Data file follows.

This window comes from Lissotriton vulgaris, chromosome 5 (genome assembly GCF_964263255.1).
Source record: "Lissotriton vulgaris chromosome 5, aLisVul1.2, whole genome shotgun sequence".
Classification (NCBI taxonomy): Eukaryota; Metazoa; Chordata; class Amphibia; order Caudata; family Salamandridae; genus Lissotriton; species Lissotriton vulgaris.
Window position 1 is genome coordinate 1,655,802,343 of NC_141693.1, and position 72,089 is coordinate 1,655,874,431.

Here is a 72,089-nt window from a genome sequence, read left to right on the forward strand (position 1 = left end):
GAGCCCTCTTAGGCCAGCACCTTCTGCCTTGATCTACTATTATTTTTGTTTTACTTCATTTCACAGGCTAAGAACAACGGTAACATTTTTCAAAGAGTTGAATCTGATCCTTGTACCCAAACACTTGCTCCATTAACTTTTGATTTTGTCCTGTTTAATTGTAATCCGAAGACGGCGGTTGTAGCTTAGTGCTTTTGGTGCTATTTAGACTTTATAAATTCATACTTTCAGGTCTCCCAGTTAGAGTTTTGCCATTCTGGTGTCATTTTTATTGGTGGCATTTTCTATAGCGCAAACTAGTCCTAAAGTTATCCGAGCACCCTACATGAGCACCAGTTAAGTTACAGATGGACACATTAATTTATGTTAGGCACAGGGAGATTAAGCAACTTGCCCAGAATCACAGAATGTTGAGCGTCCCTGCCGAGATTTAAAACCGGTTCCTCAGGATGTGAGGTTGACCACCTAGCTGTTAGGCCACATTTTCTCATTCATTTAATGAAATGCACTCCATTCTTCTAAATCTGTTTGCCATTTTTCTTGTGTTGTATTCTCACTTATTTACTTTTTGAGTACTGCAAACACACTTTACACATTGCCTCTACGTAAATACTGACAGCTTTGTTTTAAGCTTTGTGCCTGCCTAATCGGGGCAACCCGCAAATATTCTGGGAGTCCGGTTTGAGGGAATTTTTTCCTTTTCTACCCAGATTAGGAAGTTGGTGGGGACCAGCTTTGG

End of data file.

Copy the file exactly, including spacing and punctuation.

This window comes from Lissotriton vulgaris, chromosome 5 (genome assembly GCF_964263255.1).
Source record: "Lissotriton vulgaris chromosome 5, aLisVul1.2, whole genome shotgun sequence".
Classification (NCBI taxonomy): Eukaryota; Metazoa; Chordata; class Amphibia; order Caudata; family Salamandridae; genus Lissotriton; species Lissotriton vulgaris.
Window position 1 is genome coordinate 1,655,802,343 of NC_141693.1, and position 72,089 is coordinate 1,655,874,431.

Here is a 72,089-nt window from a genome sequence, read left to right on the forward strand (position 1 = left end):
GAGCCCTCTTAGGCCAGCACCTTCTGCCTTGATCTACTATTATTTTTGTTTTACTTCATTTCACAGGCTAAGAACAACGGTAACATTTTTCAAAGAGTTGAATCTGATCCTTGTACCCAAACACTTGCTCCATTAACTTTTGATTTTGTCCTGTTTAATTGTAATCCGAAGACGGCGGTTGTAGCTTAGTGCTTTTGGTGCTATTTAGACTTTATAAATTCATACTTTCAGGTCTCCCAGTTAGAGTTTTGCCATTCTGGTGTCATTTTTATTGGTGGCATTTTCTATAGCGCAAACTAGTCCTAAAGTTATCCGAGCACCCTACATGAGCACCAGTTAAGTTACAGATGGACACATTAATTTATGTTAGGCACAGGGAGATTAAGCAACTTGCCCAGAATCACAGAATGTTGAGCGTCCCTGCCGAGATTTAAAACCGGTTCCTCAGGATGTGAGGTTGACCACCTAGCTGTTAGGCCACATTTTCTCATTCATTTAATGAAATGCACTCCATTCTTCTAAATCTGTTTGCCATTTTTCTTGTGTTGTATTCTCACTTATTTACTTTTTGAGTACTGCAAACACACTTTACACATTGCCTCTACGTAAATACTGACAGCTTTGTTTTAAGCTTTGTGCCTGCCTAATCGGGGCAACCCGCAAATATTCTGGGAGTCCGGTTTGAGGGAATTTTTTCCTTTTCTACCCAGATTAGGAAGTTGGTGGGGACCAGCTTTGG